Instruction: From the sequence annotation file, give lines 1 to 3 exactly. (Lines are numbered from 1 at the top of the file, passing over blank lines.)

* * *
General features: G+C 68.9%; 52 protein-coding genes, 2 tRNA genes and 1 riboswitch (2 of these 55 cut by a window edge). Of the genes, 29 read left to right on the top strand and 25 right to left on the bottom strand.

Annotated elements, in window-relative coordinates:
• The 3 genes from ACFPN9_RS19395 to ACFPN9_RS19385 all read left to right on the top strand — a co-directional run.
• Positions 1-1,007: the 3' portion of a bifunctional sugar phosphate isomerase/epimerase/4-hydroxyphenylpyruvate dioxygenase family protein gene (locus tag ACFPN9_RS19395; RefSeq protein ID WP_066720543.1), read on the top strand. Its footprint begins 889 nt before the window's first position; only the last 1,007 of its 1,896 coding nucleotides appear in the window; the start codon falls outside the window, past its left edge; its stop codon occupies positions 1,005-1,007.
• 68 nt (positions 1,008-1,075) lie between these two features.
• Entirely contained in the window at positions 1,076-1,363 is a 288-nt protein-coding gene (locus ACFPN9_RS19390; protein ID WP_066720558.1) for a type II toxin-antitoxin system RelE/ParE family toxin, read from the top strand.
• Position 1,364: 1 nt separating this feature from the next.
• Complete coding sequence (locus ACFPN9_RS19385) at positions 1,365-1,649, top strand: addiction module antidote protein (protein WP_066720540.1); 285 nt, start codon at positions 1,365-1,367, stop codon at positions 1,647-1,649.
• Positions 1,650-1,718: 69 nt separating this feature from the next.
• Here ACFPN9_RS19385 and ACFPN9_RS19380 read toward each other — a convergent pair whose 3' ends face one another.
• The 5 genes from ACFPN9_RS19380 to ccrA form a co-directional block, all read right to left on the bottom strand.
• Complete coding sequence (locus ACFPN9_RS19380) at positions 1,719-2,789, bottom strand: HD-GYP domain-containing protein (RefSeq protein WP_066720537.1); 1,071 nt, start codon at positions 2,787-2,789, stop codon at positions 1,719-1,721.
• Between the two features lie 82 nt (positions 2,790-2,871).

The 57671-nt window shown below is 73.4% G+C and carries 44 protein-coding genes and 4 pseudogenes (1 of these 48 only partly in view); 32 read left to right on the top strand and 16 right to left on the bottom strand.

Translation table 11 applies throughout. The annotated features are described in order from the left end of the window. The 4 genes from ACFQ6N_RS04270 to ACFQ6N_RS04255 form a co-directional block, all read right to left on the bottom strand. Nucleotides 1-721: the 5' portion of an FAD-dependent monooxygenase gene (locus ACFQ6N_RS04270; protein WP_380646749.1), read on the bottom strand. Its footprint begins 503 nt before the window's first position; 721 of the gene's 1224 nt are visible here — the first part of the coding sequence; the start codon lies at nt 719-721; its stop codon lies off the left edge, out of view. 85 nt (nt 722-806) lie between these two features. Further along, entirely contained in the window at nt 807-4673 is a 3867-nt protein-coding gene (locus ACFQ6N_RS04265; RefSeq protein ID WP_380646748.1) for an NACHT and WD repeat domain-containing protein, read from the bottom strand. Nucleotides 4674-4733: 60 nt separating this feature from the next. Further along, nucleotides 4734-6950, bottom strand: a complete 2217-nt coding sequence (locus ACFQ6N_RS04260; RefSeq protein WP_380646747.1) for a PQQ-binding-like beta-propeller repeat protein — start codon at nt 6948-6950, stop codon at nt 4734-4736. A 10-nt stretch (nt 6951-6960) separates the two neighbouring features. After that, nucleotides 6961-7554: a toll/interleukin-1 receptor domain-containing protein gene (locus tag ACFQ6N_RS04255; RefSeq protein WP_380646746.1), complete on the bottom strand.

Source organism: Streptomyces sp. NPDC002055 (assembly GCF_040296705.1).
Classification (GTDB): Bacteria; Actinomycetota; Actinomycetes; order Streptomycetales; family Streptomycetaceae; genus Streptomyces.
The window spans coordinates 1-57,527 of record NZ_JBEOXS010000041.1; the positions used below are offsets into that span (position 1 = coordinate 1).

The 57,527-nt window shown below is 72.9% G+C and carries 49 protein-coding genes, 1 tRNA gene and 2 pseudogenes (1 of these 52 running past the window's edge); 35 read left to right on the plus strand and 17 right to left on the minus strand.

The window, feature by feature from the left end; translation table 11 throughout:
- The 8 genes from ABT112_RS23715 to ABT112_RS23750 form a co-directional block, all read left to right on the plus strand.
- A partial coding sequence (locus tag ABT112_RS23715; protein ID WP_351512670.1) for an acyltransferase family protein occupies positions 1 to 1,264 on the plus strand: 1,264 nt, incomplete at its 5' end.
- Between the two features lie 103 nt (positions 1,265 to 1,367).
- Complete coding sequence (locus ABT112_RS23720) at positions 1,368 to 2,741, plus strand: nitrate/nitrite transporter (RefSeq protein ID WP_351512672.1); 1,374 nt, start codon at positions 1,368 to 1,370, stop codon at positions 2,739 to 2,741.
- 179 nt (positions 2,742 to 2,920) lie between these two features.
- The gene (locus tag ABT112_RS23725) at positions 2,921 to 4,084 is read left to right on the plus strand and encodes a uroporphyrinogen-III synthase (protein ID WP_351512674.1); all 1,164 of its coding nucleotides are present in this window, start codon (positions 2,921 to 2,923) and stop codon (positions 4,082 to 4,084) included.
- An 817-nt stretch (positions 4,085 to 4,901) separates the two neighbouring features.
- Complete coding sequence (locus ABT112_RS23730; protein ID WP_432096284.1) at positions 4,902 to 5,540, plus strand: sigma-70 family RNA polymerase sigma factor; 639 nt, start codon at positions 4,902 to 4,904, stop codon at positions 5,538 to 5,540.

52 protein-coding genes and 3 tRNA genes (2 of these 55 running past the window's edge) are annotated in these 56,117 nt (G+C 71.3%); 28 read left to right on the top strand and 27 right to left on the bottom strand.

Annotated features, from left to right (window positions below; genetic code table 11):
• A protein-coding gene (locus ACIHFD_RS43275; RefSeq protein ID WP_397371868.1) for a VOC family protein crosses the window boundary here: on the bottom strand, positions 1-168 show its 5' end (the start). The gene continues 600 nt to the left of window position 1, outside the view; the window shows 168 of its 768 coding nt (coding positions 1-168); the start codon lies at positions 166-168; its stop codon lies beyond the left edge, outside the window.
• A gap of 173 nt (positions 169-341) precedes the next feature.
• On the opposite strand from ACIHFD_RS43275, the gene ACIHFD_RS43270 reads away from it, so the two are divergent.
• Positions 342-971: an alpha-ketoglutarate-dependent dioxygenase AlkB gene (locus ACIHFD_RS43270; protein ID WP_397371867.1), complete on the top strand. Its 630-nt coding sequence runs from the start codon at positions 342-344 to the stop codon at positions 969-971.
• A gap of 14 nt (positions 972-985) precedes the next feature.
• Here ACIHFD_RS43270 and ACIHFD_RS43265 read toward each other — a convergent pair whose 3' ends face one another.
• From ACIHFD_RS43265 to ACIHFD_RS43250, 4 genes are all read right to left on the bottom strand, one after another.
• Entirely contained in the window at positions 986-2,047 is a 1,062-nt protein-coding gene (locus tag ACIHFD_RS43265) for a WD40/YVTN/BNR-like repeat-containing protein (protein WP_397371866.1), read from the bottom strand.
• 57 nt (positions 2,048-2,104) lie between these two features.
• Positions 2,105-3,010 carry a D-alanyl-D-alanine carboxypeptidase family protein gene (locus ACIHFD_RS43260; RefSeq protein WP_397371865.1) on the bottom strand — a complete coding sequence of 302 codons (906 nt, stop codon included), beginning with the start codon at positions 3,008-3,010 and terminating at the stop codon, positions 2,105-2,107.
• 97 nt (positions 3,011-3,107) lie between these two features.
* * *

General features: G+C 68.9%; 52 protein-coding genes, 2 tRNA genes and 1 riboswitch (2 of these 55 cut by a window edge). Of the genes, 29 read left to right on the top strand and 25 right to left on the bottom strand.

Annotated elements, in window-relative coordinates:
• The 3 genes from ACFPN9_RS19395 to ACFPN9_RS19385 all read left to right on the top strand — a co-directional run.